An executive of a trucking business based in Florida has pleaded guilty to two counts of wire fraud for his part in a scheme to defraud the United States Postal Service (USPS) by avoiding paying for workers’ compensation insurance and other benefits for his employees.
Alexei Rivero, age 46, was vice president of Florida Carrier and Brokerage Service Inc., a company which had contracts with the USPS to haul mail. According to court documents, Rivero “was authorized to sign any and all legal documents on Florida Carrier’s behalf.” The contracts with the USPS were entered into between July 2007 and December 2012.
Contracts to haul mail for the USPS must adhere to the McNamara-O’Hara Service Contract Act of 1965 (SCA). According to the SCA, contractors who enter into certain government contracts in excess of $2,500 are required to pay their workers at least the prevailing local wage. The SCA also requires the contractor pay for fringe benefits, including welfare and health as well as vacation time and holiday pay. Florida Carrier’s contracts with the USPS also stipulated that Florida Carrier would pay workers’ compensation insurance, Social Security taxes, and both state and federal unemployment taxes.
After the USPS awarded the contracts, they gave Florida Carrier the funds to cover these fringe benefits. In all, the USPS paid about $1.2 million for payroll taxes for the drivers and $1.5 million for the benefits.
Court filings suggest, however, that Rivero deliberately misclassified his drivers and never passed this money onto his drivers. Rather than classifying them as employees as he was contractually required to do, Rivero classified the drivers as independent contractors. As a result, Rivero issued Forms 1099 and not W-2s as was required. Additionally, by misclassifying his workers as independent contractors Rivero avoided paying the workers compensation insurance premiums he was required to pay.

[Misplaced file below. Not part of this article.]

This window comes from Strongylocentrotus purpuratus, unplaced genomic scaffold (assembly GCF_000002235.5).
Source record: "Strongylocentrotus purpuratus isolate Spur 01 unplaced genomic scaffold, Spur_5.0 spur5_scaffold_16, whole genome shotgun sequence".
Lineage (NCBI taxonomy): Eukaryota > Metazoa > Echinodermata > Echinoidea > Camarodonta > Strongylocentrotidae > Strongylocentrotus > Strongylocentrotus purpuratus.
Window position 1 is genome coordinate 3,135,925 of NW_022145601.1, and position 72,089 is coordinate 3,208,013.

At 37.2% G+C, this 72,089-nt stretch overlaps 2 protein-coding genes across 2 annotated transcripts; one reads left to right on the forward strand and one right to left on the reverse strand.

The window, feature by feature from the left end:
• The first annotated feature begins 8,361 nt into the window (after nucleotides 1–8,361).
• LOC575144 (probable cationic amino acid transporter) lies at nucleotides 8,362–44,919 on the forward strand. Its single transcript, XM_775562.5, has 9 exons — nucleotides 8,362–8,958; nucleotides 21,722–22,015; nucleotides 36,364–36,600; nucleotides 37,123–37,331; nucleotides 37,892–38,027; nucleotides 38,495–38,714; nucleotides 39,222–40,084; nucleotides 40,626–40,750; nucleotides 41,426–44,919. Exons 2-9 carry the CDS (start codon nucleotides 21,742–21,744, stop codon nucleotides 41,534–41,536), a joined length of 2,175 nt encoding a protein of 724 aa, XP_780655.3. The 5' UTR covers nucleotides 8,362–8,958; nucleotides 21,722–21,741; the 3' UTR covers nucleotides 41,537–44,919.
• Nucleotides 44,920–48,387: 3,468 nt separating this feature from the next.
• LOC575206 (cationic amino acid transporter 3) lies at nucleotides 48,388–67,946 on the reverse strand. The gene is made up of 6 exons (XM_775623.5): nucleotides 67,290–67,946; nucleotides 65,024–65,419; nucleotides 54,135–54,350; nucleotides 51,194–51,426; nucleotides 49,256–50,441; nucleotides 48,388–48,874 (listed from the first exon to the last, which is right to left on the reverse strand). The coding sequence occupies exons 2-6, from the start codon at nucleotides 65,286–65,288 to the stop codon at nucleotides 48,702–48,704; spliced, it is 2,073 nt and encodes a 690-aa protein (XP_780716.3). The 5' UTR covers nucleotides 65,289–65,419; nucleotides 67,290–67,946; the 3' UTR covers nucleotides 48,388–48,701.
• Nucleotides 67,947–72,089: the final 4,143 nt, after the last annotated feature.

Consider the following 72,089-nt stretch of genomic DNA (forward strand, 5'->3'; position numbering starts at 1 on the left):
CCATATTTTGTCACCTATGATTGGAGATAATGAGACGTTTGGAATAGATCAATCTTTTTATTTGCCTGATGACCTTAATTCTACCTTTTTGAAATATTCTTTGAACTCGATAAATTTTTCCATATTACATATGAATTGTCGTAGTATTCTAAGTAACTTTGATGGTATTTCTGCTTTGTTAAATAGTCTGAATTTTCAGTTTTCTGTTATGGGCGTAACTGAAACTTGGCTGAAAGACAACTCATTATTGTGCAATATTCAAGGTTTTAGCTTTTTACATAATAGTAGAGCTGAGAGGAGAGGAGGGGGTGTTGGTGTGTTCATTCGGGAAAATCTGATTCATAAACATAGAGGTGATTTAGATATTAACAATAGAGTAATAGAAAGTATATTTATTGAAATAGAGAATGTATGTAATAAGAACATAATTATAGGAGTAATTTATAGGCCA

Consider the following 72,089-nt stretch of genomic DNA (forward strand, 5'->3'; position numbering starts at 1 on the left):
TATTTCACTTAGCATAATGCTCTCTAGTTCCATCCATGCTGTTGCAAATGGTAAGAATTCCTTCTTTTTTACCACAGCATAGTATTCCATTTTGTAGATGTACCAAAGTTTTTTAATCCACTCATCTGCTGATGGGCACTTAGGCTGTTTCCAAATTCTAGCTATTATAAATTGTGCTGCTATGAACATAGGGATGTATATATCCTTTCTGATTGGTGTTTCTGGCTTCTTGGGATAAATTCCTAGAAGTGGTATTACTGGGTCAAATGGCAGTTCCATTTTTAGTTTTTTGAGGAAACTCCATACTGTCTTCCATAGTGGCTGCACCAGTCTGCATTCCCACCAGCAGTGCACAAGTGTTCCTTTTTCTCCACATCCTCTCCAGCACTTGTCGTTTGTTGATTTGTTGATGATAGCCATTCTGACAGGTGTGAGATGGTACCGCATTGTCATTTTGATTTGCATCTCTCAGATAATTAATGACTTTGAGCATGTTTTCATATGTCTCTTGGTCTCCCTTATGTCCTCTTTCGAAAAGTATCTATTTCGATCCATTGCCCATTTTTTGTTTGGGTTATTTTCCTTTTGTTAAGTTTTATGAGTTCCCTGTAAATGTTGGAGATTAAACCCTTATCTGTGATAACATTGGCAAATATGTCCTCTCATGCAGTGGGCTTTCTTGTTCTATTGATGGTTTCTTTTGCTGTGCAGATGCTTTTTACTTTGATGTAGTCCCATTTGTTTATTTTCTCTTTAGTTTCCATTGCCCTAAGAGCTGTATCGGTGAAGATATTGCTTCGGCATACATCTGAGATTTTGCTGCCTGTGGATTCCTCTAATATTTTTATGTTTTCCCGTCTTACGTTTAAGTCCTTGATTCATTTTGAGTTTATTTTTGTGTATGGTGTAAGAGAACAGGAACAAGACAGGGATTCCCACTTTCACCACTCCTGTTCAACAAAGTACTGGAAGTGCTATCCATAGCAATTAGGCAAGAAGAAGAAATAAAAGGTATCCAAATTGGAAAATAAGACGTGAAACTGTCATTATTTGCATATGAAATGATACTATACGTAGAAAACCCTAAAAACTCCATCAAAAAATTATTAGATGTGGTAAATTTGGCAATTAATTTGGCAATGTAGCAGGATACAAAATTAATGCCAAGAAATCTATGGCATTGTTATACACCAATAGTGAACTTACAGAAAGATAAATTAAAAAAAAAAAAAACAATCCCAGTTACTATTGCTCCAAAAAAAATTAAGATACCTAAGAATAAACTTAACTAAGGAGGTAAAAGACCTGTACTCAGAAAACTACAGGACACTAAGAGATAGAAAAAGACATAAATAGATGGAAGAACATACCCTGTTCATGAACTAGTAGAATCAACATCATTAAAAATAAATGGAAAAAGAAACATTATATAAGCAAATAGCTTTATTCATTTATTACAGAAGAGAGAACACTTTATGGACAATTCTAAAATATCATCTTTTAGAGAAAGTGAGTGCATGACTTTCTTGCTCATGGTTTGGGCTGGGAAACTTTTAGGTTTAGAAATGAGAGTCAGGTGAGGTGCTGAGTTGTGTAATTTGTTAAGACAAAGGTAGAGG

In this way, court documents alleged that Rivero misappropriated the $2.7 million intended for his employees.
Rivero’s lawyer attempted to argue that the five-year statute of limitations for wire fraud was applicable here as the contracts the charges were based on were entered into before 2013. This argument was rejected because the two wire transfers which formed the basis of the case were made on May 31 and June 21, 2013, and so the statute of limitations would begin after that date. Since the indictment was filed on May 31, 2018, the statute of limitations did not apply.
The investigation was conducted by the USPS Office of Inspector General (OIG) in partnership with the U.S. Attorney’s Office. It began in August 2011 when someone called the OIG complaint hotline. The investigation took several years to complete. Speaking in court, Special Agent Bryce Dahlin of OIG explained why the investigation had taken so long, noting that “It’s a very complex investigation with financial records dating back many years, many moving parts, different institutions, financial institutions, different individuals associated with this case.”
In a statement, the U.S. Attorney for the Southern District of Florida Ariana Fajardo Orshan said that this “guilty plea reflects the importance and impact of our continuing efforts to protect the rights of workers hired to perform services under government contracts.”
Rivero, who will be sentenced on August 23, faces up to two decades in prison.
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